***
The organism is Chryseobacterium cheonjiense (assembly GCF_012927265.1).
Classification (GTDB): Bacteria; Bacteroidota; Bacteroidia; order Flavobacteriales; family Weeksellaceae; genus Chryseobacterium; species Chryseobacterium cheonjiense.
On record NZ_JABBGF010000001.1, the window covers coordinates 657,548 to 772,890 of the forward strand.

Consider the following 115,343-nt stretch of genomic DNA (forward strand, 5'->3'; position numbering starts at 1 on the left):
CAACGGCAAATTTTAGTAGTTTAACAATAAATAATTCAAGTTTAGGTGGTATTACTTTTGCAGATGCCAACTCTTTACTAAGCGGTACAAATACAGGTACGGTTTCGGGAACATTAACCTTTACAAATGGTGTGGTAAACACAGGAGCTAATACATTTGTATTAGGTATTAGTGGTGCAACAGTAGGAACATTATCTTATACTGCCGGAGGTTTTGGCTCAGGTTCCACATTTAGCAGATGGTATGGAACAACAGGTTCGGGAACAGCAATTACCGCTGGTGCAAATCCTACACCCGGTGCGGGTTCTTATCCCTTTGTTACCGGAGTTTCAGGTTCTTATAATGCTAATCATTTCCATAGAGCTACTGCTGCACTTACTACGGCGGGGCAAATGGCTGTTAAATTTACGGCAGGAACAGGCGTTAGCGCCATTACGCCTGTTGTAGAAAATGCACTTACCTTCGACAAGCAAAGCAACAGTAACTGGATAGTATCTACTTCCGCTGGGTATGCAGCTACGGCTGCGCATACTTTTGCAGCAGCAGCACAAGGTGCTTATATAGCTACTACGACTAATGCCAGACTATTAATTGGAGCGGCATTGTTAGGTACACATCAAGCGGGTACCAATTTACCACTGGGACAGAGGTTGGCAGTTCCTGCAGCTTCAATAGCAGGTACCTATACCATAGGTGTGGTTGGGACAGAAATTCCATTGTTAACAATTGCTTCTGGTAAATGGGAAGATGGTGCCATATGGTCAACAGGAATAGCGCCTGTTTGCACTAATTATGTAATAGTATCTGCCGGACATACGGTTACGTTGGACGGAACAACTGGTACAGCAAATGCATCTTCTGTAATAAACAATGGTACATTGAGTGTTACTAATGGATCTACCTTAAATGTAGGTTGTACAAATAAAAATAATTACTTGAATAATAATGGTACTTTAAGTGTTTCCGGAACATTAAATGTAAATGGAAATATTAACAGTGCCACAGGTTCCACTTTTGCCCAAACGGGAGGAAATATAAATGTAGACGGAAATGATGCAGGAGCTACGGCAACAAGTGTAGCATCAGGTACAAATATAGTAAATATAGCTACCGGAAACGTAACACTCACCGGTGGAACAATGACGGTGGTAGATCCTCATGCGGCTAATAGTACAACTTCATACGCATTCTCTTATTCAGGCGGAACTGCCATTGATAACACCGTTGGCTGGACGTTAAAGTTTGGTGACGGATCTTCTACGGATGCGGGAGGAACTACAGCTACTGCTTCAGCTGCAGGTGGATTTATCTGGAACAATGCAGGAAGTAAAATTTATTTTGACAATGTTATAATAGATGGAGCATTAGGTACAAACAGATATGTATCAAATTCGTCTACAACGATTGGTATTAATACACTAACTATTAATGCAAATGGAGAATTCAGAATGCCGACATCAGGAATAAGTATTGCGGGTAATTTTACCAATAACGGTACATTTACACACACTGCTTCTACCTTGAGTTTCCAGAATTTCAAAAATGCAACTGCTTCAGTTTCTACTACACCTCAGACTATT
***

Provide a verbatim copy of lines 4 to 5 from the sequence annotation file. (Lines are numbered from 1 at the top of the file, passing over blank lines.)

Consider the following 115,343-nt stretch of genomic DNA (forward strand, 5'->3'; position numbering starts at 1 on the left):
CAACGGCAAATTTTAGTAGTTTAACAATAAATAATTCAAGTTTAGGTGGTATTACTTTTGCAGATGCCAACTCTTTACTAAGCGGTACAAATACAGGTACGGTTTCGGGAACATTAACCTTTACAAATGGTGTGGTAAACACAGGAGCTAATACATTTGTATTAGGTATTAGTGGTGCAACAGTAGGAACATTATCTTATACTGCCGGAGGTTTTGGCTCAGGTTCCACATTTAGCAGATGGTATGGAACAACAGGTTCGGGAACAGCAATTACCGCTGGTGCAAATCCTACACCCGGTGCGGGTTCTTATCCCTTTGTTACCGGAGTTTCAGGTTCTTATAATGCTAATCATTTCCATAGAGCTACTGCTGCACTTACTACGGCGGGGCAAATGGCTGTTAAATTTACGGCAGGAACAGGCGTTAGCGCCATTACGCCTGTTGTAGAAAATGCACTTACCTTCGACAAGCAAAGCAACAGTAACTGGATAGTATCTACTTCCGCTGGGTATGCAGCTACGGCTGCGCATACTTTTGCAGCAGCAGCACAAGGTGCTTATATAGCTACTACGACTAATGCCAGACTATTAATTGGAGCGGCATTGTTAGGTACACATCAAGCGGGTACCAATTTACCACTGGGACAGAGGTTGGCAGTTCCTGCAGCTTCAATAGCAGGTACCTATACCATAGGTGTGGTTGGGACAGAAATTCCATTGTTAACAATTGCTTCTGGTAAATGGGAAGATGGTGCCATATGGTCAACAGGAATAGCGCCTGTTTGCACTAATTATGTAATAGTATCTGCCGGACATACGGTTACGTTGGACGGAACAACTGGTACAGCAAATGCATCTTCTGTAATAAACAATGGTACATTGAGTGTTACTAATGGATCTACCTTAAATGTAGGTTGTACAAATAAAAATAATTACTTGAATAATAATGGTACTTTAAGTGTTTCCGGAACATTAAATGTAAATGGAAATATTAACAGTGCCACAGGTTCCACTTTTGCCCAAACGGGAGGAAATATAAATGTAGACGGAAATGATGCAGGAGCTACGGCAACAAGTGTAGCATCAGGTACAAATATAGTAAATATAGCTACCGGAAACGTAACACTCACCGGTGGAACAATGACGGTGGTAGATCCTCATGCGGCTAATAGTACAACTTCATACGCATTCTCTTATTCAGGCGGAACTGCCATTGATAACACCGTTGGCTGGACGTTAAAGTTTGGTGACGGATCTTCTACGGATGCGGGAGGAACTACAGCTACTGCTTCAGCTGCAGGTGGATTTATCTGGAACAATGCAGGAAGTAAAATTTATTTTGACAATGTTATAATAGATGGAGCATTAGGTACAAACAGATATGTATCAAATTCGTCTACAACGATTGGTATTAATACACTAACTATTAATGCAAATGGAGAATTCAGAATGCCGACATCAGGAATAAGTATTGCGGGTAATTTTACCAATAACGGTACATTTACACACACTGCTTCTACCTTGAGTTTCCAGAATTTCAAAAATGCAACTGCTTCAGTTTCTACTACACCTCAGACTATT